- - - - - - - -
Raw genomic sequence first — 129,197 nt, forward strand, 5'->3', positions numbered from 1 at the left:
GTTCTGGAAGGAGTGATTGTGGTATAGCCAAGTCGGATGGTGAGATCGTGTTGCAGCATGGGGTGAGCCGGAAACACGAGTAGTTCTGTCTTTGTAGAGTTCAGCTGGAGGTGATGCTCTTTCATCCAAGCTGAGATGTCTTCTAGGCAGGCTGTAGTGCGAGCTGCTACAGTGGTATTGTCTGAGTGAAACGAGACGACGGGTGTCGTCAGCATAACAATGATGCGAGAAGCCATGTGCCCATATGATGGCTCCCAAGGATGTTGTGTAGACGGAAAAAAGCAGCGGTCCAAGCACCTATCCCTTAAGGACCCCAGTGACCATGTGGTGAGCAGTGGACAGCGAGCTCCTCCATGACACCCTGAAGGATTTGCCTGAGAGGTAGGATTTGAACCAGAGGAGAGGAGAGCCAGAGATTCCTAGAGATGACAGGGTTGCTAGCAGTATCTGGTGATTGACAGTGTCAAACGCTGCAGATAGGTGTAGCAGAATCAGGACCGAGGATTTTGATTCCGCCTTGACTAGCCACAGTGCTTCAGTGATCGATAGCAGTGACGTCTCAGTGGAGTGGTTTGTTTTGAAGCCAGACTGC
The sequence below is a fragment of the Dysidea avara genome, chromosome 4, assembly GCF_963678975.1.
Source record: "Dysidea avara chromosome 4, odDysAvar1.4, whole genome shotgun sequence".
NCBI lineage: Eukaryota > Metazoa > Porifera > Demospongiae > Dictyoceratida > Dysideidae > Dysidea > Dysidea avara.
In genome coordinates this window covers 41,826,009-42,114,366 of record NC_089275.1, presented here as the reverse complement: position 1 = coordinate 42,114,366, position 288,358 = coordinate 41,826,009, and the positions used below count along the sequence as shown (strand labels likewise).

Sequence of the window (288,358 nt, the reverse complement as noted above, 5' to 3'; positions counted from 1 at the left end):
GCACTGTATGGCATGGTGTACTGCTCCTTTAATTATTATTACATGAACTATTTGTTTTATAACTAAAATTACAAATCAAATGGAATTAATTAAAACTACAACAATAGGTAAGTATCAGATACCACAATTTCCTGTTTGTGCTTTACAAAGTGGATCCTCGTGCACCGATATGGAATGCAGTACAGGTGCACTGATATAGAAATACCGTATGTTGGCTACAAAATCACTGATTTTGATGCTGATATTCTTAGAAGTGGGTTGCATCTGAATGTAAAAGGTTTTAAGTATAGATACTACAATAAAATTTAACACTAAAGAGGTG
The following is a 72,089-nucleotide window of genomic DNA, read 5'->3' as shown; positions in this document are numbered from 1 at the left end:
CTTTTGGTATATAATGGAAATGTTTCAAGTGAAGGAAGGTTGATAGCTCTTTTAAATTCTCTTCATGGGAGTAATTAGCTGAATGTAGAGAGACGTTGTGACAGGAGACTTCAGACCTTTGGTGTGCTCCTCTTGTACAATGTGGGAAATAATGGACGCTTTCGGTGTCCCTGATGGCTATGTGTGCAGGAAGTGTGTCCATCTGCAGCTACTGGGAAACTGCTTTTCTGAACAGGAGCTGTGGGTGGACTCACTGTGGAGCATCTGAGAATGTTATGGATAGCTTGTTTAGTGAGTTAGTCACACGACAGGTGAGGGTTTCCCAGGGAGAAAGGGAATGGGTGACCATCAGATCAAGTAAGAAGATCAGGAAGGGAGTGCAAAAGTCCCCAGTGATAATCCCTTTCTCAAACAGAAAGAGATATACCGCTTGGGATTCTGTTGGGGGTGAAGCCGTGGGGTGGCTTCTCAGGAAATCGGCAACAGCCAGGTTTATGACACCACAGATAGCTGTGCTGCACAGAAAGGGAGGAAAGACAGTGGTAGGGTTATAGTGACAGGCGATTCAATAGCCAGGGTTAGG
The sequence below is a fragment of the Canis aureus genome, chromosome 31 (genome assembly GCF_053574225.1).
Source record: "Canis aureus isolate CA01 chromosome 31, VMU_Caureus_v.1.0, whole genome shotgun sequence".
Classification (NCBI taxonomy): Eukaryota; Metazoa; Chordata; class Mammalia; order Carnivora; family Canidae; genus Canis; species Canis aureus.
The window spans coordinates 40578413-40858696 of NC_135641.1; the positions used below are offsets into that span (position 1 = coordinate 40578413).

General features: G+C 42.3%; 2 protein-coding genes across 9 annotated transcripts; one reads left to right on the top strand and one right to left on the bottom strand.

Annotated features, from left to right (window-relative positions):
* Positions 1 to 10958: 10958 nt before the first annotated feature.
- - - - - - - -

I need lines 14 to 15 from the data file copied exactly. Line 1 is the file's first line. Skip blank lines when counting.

The window spans coordinates 40578413-40858696 of NC_135641.1; the positions used below are offsets into that span (position 1 = coordinate 40578413).

General features: G+C 42.3%; 2 protein-coding genes across 9 annotated transcripts; one reads left to right on the top strand and one right to left on the bottom strand.